SEAL: ‘we get a little crazy’

by | Aug 27, 2010

I’ve been looking into a curriculum subject introduced by New Labour in 2003, called Social and Emotional Aspects of Learning (SEAL). It began as a voluntary primary school subject, and in 2007 was also made a voluntary secondary school subject. Over 90% of primary schools and over 60% of secondary schools now teach it.

SEAL teaches five emotional competencies: self-awareness, managing feelings, motivation, empathy and social skills. It’s the biggest example of the new ‘politics of wellbeing’, and  of the new confidence governments have in managing their citizens’ emotional development.

What I’ve discovered, to my surprise, is that this new national subject was almost entirely based on one book – Daniel Goleman’s Emotional Intelligence (EI).

Goleman, then a journalist at the New York Times, wrote EI in 1996. The book was a huge hit and spent a year and a half in the New York Times best-seller list. It captured the 1990s fascination with the emotions, the role they play, and how we can manage them.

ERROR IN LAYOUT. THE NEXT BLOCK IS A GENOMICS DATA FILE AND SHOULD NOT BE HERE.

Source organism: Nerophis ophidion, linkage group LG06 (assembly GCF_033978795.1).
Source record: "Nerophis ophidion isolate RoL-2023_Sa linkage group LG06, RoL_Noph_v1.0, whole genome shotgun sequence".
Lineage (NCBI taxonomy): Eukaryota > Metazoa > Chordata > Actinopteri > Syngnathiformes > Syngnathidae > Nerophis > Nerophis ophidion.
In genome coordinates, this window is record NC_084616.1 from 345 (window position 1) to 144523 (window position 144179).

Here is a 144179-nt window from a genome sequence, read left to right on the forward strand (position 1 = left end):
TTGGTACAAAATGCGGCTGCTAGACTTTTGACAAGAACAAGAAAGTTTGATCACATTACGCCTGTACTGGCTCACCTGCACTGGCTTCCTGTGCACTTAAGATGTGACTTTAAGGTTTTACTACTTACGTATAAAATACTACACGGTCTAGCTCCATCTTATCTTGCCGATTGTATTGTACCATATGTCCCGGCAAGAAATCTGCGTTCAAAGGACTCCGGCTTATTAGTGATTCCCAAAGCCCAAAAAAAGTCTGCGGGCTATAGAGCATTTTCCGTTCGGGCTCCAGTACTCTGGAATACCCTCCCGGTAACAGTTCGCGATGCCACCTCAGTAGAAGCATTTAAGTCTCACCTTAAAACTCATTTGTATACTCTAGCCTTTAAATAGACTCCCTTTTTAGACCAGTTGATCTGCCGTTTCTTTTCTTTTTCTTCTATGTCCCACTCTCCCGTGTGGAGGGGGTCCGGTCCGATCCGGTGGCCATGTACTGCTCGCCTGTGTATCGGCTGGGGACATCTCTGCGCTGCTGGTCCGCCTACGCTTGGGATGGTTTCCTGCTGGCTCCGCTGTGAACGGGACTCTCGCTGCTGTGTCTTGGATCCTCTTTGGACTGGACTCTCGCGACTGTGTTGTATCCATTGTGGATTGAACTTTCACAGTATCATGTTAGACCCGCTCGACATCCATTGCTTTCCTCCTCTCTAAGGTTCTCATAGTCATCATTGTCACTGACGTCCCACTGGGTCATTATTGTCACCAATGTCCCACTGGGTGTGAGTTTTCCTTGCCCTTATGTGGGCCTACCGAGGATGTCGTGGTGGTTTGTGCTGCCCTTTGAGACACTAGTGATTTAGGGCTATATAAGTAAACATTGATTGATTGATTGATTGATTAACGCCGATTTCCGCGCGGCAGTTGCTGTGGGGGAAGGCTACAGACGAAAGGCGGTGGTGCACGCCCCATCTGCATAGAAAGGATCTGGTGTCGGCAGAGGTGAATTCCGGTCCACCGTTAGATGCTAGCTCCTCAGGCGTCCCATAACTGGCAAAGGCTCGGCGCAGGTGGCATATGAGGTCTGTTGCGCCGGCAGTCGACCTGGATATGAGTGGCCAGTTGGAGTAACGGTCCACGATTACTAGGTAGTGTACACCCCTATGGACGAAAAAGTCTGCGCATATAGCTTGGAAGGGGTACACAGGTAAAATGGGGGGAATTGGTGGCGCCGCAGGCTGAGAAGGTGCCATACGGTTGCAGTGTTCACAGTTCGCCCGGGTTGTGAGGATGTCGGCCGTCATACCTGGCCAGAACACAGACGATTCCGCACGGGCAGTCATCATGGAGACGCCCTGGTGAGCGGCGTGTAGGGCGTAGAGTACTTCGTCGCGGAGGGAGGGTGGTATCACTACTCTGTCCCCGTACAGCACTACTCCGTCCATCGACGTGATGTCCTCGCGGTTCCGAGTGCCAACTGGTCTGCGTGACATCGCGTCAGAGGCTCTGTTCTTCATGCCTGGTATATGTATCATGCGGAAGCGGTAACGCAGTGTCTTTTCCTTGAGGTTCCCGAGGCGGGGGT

Cut to Southampton, in 1997, and Peter Sharp, the local authority’s chief educational psychologist, read EI and was so “inspired” by it that he and Southampton’s chief schools inspector decided that “emotional literacy should be an equal priority with literacy and numeracy for all children in Southampton”. The book must have made quite an impression.

Sharp drew up an EI educational programme, based almost entirely around Goleman’s book, with the aim of teaching children to become more “emotionally intelligent”, better-behaved, and therefore less likely to be thrown out of schools.

This programme was then implemented, and evaluated by the University of Southampton’s Katharine Weare, another Southampton psychologist and friend of Sharp’s. She decided it worked, because it reduced exclusions.

The fact that exclusions in Southampton schools went down following the introduction of EI courses doesn’t actually prove that pupils became more ’emotionally intelligent’, of course, only that Southampton schools decided not to exclude so many children. Indeed, Weare admits that problem behaviour in schools had become “so widespread that exclusion is no longer an option.” And yet the lower rate of exclusions was also used by Weare as the main evidence that the EI course really ‘worked’.